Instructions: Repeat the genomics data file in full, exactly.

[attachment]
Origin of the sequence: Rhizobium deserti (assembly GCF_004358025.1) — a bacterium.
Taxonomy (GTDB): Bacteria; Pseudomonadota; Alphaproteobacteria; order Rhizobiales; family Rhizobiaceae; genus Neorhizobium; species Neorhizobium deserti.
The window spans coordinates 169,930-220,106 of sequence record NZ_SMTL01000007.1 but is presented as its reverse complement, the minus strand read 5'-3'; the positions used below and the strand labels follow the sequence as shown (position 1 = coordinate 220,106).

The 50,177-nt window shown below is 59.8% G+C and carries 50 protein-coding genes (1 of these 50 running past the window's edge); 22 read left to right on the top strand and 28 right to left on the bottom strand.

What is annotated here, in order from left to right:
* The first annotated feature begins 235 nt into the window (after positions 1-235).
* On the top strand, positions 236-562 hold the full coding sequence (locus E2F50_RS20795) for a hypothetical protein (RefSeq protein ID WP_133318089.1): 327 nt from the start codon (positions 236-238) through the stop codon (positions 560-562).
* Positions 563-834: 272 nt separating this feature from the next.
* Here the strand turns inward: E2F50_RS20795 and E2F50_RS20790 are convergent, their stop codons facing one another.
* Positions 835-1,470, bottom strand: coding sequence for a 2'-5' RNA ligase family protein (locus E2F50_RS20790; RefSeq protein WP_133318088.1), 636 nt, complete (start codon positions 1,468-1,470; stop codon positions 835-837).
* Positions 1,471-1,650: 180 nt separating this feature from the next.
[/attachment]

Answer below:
Origin of the sequence: Rhizobium deserti (assembly GCF_004358025.1) — a bacterium.
Taxonomy (GTDB): Bacteria; Pseudomonadota; Alphaproteobacteria; order Rhizobiales; family Rhizobiaceae; genus Neorhizobium; species Neorhizobium deserti.
The window spans coordinates 169,930-220,106 of sequence record NZ_SMTL01000007.1 but is presented as its reverse complement, the minus strand read 5'-3'; the positions used below and the strand labels follow the sequence as shown (position 1 = coordinate 220,106).

The 50,177-nt window shown below is 59.8% G+C and carries 50 protein-coding genes (1 of these 50 running past the window's edge); 22 read left to right on the top strand and 28 right to left on the bottom strand.

What is annotated here, in order from left to right:
* The first annotated feature begins 235 nt into the window (after positions 1-235).
* On the top strand, positions 236-562 hold the full coding sequence (locus E2F50_RS20795) for a hypothetical protein (RefSeq protein ID WP_133318089.1): 327 nt from the start codon (positions 236-238) through the stop codon (positions 560-562).
* Positions 563-834: 272 nt separating this feature from the next.
* Here the strand turns inward: E2F50_RS20795 and E2F50_RS20790 are convergent, their stop codons facing one another.
* Positions 835-1,470, bottom strand: coding sequence for a 2'-5' RNA ligase family protein (locus E2F50_RS20790; RefSeq protein WP_133318088.1), 636 nt, complete (start codon positions 1,468-1,470; stop codon positions 835-837).
* Positions 1,471-1,650: 180 nt separating this feature from the next.